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Introduction: Law Then and Now
The set of articles in this issue all focus, to one degree or another, on the conflicting tensions of continuity and change in the law.


Legal Lexiconography: A View From the Front Lines
Why the seventh through ninth editions of Black’s Law Dictionary (1999–2009) look so different from earlier editions.
Habeas Corpus Past and Present
Habeas corpus is first and foremost a symbol of this political creed. Only secondarily is it a legal procedure. It signifies that all persons are entitled to ...
28 U.S.C. § 1782 and the Evolution of International United States Courts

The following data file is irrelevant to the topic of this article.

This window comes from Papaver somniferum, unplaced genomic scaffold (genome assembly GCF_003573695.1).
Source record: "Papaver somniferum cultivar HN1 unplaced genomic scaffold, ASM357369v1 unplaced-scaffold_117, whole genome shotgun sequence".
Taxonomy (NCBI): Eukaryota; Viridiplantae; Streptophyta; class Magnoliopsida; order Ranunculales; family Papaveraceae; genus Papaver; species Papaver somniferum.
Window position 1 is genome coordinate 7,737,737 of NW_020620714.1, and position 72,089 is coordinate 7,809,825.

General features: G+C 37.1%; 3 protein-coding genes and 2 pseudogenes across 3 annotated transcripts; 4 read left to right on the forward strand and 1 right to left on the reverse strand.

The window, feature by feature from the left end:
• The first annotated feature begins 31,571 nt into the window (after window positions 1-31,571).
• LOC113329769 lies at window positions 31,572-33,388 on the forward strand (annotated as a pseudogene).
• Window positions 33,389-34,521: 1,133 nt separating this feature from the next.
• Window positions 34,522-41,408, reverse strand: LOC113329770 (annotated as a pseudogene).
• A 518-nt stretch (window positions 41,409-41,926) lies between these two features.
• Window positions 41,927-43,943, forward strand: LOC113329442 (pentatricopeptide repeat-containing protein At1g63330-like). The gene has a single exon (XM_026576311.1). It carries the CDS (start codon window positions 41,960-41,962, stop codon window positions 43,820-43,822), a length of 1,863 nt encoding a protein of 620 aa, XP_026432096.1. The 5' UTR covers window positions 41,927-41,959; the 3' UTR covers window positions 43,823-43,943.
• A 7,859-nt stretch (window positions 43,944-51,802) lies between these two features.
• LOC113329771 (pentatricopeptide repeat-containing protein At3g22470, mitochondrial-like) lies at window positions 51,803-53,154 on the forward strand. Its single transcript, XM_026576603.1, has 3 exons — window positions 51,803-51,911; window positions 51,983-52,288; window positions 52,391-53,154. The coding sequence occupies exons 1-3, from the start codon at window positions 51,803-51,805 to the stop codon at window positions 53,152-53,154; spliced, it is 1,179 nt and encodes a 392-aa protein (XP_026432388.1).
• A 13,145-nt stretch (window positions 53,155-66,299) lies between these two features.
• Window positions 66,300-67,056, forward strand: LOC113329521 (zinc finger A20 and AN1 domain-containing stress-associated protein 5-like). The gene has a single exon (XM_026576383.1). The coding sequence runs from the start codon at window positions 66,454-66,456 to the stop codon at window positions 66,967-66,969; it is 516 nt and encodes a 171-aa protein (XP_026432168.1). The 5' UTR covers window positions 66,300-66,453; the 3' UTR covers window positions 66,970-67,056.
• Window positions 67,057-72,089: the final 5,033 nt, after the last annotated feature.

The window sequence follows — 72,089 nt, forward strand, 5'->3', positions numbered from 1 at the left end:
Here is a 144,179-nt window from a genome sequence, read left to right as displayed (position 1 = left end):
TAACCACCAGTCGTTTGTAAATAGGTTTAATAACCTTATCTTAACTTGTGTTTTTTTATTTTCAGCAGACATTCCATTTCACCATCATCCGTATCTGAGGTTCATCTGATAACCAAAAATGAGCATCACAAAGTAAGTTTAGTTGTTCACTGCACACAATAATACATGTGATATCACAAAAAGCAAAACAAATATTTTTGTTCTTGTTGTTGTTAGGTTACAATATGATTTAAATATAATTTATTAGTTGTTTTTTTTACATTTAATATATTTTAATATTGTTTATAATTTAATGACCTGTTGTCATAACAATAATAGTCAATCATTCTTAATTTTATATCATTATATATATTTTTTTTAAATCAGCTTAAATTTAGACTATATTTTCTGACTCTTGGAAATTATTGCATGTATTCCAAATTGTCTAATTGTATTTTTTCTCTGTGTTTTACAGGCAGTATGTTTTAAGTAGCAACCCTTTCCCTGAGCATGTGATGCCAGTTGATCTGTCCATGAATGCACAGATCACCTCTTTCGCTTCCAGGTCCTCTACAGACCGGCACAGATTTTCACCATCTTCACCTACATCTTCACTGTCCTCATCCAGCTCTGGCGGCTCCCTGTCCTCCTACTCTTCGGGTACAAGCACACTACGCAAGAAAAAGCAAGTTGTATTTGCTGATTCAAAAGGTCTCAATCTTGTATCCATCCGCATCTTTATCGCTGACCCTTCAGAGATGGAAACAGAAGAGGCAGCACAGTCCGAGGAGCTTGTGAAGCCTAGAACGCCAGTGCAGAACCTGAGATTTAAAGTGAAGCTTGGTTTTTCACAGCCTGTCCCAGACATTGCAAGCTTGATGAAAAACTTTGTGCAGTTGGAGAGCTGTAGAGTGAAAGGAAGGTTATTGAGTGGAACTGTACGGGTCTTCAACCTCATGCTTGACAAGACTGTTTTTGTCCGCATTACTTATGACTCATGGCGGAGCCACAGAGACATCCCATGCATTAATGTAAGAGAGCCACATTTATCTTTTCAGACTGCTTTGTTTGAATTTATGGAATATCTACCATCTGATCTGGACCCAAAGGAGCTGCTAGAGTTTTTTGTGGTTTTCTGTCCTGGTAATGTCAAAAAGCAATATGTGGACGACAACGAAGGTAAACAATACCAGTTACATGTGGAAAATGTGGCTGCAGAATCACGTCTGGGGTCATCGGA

Over the past 65 years, under the auspices of 28 U.S.C. § 1782, American courts have become increasingly willing to allow foreign litigants to seek discovery within ...
The Rules Enabling Act of 1934 and the Rise of Federal Judicial Authority
In 1934, Congress passed the Rules Enabling Act, which granted the Supreme Court of the United States the authority to promulgate uniform rules of civil ...
Abraham Lincoln at the Bar
Abraham Lincoln once told his son Robert, "If you become a lawyer, you will probably make more money at it than I ever did, but you won’t have half the fun." A review of Abraham Lincoln the lawyer.
Law Practice from Abraham Lincoln to Now
How has the American legal system changed over the years?